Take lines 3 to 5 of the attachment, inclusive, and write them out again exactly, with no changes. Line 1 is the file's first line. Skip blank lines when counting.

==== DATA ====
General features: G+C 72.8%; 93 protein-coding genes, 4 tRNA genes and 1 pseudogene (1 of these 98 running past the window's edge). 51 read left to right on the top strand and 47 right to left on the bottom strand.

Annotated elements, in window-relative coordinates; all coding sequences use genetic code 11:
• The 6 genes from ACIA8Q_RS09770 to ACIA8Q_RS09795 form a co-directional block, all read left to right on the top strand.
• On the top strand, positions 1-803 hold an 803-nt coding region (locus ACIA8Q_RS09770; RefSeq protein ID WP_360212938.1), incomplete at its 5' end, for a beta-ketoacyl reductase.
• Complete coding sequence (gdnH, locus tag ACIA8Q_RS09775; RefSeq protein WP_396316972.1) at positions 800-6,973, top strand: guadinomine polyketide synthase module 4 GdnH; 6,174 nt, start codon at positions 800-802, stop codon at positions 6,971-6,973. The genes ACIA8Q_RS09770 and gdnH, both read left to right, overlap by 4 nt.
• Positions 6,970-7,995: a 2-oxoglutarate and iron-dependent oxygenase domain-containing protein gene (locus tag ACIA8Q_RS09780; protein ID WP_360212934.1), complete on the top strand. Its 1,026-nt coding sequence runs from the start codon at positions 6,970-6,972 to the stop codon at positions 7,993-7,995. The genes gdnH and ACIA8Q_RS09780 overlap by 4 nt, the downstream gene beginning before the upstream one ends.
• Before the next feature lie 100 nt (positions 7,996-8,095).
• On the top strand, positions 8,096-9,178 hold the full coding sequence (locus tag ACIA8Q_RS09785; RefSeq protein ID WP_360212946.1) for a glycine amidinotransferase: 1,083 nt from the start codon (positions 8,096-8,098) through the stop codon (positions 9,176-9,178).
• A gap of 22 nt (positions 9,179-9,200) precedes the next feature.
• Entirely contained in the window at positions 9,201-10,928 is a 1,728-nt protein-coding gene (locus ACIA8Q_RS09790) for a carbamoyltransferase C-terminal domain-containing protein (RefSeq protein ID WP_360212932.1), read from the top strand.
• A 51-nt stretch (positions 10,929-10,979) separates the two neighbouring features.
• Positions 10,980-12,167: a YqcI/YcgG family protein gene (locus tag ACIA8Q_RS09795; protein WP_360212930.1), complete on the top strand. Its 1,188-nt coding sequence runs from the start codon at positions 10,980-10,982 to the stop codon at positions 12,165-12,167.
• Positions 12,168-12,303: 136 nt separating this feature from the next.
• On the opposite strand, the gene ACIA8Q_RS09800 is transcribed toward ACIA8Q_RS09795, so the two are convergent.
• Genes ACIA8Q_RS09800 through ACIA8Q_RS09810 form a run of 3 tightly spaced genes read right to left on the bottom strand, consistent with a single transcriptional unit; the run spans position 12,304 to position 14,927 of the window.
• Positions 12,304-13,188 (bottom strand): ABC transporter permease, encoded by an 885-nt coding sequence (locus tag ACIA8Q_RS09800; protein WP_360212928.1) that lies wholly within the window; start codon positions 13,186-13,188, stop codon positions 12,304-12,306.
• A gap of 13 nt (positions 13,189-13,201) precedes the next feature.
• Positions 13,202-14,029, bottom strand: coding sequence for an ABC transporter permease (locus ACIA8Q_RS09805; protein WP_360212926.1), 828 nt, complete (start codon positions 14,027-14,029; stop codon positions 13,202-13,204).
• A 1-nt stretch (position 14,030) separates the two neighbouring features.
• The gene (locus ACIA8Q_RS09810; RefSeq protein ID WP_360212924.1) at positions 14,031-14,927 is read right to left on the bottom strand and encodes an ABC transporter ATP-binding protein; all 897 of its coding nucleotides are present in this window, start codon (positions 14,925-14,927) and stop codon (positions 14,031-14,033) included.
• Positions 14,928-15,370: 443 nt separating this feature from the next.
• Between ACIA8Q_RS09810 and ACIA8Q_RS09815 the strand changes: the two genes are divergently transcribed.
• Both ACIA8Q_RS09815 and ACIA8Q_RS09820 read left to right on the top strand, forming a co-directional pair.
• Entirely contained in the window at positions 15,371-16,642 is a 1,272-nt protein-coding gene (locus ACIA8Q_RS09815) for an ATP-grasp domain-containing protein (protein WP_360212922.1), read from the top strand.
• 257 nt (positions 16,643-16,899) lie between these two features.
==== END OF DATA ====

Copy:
• The 6 genes from ACIA8Q_RS09770 to ACIA8Q_RS09795 form a co-directional block, all read left to right on the top strand.
• On the top strand, positions 1-803 hold an 803-nt coding region (locus ACIA8Q_RS09770; RefSeq protein ID WP_360212938.1), incomplete at its 5' end, for a beta-ketoacyl reductase.
• Complete coding sequence (gdnH, locus tag ACIA8Q_RS09775; RefSeq protein WP_396316972.1) at positions 800-6,973, top strand: guadinomine polyketide synthase module 4 GdnH; 6,174 nt, start codon at positions 800-802, stop codon at positions 6,971-6,973. The genes ACIA8Q_RS09770 and gdnH, both read left to right, overlap by 4 nt.